"One man's terrorist is another man's freedom fighter."
I did another search on Google Books with the date set between 1800 and 1950. It returned "The Annals of the American Academy of Political and Social Science, Volume 463" (1890). Page 12 contains the phrase "One man's terrorist is another man's freedom fighter." and already cites it as a cliche at that time. Assuming that the date is correct, that would make the phrase over 120 years old. 
Edit: while the google search states the book is over 120 years old, the section is from a book of 1982, Chapter 1, Statements about terrorism by Brian M. Jenkins, p.12 http://journals.sagepub.com/toc/anna/463/1
It does not originate with "Die Another Day (2002)"
I have already done this search for w:Gerald Seymour See the talk page for that Wikipedia article:
- If you search Google books using the "Advanced Book Search" with a date of publication blank and 1960 (ie before 1961 with the "all the words" box filled with the string (but not in quotes), it will return India Quarterly, by Indian Council of World Affairs, Published by Indian Council of World Affairs [etc.], 1945. p. 122. "The difficulty of defining terrorism has led to the cliche that one man's terrorist is another man's freedom fighter." Which means that if it was a cliche in 1945 then had already been in use for some time.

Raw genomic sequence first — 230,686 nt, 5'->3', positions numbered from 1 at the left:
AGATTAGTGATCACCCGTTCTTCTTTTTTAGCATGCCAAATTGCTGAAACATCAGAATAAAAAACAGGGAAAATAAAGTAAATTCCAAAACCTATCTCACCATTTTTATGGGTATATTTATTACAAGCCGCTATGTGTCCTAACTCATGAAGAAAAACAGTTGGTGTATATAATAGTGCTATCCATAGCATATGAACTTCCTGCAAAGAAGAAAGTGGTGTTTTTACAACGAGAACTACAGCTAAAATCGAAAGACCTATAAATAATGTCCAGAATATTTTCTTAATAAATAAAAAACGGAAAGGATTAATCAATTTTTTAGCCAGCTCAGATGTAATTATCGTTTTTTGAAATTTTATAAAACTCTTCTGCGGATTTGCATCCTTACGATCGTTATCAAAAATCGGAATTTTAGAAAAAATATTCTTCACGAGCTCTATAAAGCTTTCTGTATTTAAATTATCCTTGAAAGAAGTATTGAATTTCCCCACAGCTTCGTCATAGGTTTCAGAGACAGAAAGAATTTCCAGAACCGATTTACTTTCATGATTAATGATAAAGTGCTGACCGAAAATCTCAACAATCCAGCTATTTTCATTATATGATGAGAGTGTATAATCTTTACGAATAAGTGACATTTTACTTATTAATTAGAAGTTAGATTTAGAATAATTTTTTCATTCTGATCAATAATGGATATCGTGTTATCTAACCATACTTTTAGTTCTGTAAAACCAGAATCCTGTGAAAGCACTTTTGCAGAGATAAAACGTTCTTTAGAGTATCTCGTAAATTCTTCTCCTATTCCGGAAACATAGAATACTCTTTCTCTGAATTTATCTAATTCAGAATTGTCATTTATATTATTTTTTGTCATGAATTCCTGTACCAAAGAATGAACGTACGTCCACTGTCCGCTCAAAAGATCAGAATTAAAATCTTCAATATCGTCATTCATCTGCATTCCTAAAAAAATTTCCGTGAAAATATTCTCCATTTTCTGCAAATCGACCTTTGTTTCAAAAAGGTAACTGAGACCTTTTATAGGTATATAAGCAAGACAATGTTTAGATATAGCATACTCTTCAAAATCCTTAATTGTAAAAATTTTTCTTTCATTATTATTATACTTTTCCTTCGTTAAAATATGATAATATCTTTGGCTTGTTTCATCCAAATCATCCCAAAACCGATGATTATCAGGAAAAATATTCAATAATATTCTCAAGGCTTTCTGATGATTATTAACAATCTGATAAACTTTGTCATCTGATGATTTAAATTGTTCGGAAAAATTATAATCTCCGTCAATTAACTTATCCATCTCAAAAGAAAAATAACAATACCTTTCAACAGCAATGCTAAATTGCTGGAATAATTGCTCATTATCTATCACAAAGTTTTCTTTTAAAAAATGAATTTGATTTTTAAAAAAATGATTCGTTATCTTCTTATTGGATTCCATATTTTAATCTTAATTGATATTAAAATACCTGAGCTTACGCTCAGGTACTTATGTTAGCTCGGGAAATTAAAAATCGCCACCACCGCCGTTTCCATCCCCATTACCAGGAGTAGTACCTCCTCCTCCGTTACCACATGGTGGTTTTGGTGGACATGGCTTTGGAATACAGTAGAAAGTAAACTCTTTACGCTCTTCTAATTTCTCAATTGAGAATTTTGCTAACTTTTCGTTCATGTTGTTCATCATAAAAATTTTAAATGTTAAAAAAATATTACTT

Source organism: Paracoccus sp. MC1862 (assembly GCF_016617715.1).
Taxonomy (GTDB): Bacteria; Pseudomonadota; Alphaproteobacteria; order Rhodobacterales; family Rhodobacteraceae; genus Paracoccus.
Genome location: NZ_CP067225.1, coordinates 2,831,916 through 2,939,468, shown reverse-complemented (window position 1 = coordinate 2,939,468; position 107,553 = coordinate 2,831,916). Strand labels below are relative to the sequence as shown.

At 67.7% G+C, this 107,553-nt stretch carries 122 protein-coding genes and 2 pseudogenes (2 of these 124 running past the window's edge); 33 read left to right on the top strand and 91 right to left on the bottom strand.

- and a search using 1974 as the last date of publication on the exact phrase returns 7 items, and without quotes shows it was in common use. ] One at the top of that page claims that it originated with "Darrell Trent" ""One man's terrorist," Darrell Trent wrote last year," is another man's freedom fighter." (American Library Association Adult Services Division - 1965) which as the 1945 date shows is not true.
--Philip Baird Shearer 01:27, 25 November 2008 (UTC)
- It is good to die for settlement
- Forgiving or punishing the terrorists is left to God. But, fixing their appointment with God is our responsibility.
- Mankind creates terrorists, but terrorists never create men.
- “If we allow ourselves to be terrorized by fear of the terrorists, then they have won."
- Salman Rushdie in an interview explaining how he managed to maintain a near normal life despite having a fatwa placed upon him.